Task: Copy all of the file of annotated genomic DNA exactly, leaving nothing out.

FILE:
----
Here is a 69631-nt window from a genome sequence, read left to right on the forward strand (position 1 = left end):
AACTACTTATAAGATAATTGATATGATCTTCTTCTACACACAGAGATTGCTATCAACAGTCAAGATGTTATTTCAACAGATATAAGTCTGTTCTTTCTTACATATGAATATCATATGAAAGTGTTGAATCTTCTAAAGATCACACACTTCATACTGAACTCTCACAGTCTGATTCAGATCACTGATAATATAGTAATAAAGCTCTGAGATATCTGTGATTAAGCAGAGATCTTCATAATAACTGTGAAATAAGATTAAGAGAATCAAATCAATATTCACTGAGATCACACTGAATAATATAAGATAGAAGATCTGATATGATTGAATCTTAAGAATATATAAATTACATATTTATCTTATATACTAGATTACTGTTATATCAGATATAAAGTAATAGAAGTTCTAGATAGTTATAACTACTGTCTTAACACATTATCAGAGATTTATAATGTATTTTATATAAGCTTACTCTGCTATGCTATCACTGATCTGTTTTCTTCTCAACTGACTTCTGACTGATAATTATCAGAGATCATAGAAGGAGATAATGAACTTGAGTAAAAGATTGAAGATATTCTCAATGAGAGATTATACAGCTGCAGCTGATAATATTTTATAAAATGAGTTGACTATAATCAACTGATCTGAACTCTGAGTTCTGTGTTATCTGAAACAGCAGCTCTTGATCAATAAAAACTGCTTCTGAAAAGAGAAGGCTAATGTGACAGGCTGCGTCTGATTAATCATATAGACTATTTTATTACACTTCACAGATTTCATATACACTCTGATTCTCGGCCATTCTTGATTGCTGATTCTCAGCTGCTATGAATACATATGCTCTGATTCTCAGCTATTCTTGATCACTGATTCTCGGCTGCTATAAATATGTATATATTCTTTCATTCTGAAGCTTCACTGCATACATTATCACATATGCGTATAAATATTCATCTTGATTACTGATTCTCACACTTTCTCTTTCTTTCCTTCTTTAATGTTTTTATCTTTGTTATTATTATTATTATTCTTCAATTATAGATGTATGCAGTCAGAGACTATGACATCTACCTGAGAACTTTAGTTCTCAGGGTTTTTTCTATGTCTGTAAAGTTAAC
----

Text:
Here is a 69631-nt window from a genome sequence, read left to right on the forward strand (position 1 = left end):
AACTACTTATAAGATAATTGATATGATCTTCTTCTACACACAGAGATTGCTATCAACAGTCAAGATGTTATTTCAACAGATATAAGTCTGTTCTTTCTTACATATGAATATCATATGAAAGTGTTGAATCTTCTAAAGATCACACACTTCATACTGAACTCTCACAGTCTGATTCAGATCACTGATAATATAGTAATAAAGCTCTGAGATATCTGTGATTAAGCAGAGATCTTCATAATAACTGTGAAATAAGATTAAGAGAATCAAATCAATATTCACTGAGATCACACTGAATAATATAAGATAGAAGATCTGATATGATTGAATCTTAAGAATATATAAATTACATATTTATCTTATATACTAGATTACTGTTATATCAGATATAAAGTAATAGAAGTTCTAGATAGTTATAACTACTGTCTTAACACATTATCAGAGATTTATAATGTATTTTATATAAGCTTACTCTGCTATGCTATCACTGATCTGTTTTCTTCTCAACTGACTTCTGACTGATAATTATCAGAGATCATAGAAGGAGATAATGAACTTGAGTAAAAGATTGAAGATATTCTCAATGAGAGATTATACAGCTGCAGCTGATAATATTTTATAAAATGAGTTGACTATAATCAACTGATCTGAACTCTGAGTTCTGTGTTATCTGAAACAGCAGCTCTTGATCAATAAAAACTGCTTCTGAAAAGAGAAGGCTAATGTGACAGGCTGCGTCTGATTAATCATATAGACTATTTTATTACACTTCACAGATTTCATATACACTCTGATTCTCGGCCATTCTTGATTGCTGATTCTCAGCTGCTATGAATACATATGCTCTGATTCTCAGCTATTCTTGATCACTGATTCTCGGCTGCTATAAATATGTATATATTCTTTCATTCTGAAGCTTCACTGCATACATTATCACATATGCGTATAAATATTCATCTTGATTACTGATTCTCACACTTTCTCTTTCTTTCCTTCTTTAATGTTTTTATCTTTGTTATTATTATTATTATTCTTCAATTATAGATGTATGCAGTCAGAGACTATGACATCTACCTGAGAACTTTAGTTCTCAGGGTTTTTTCTATGTCTGTAAAGTTAAC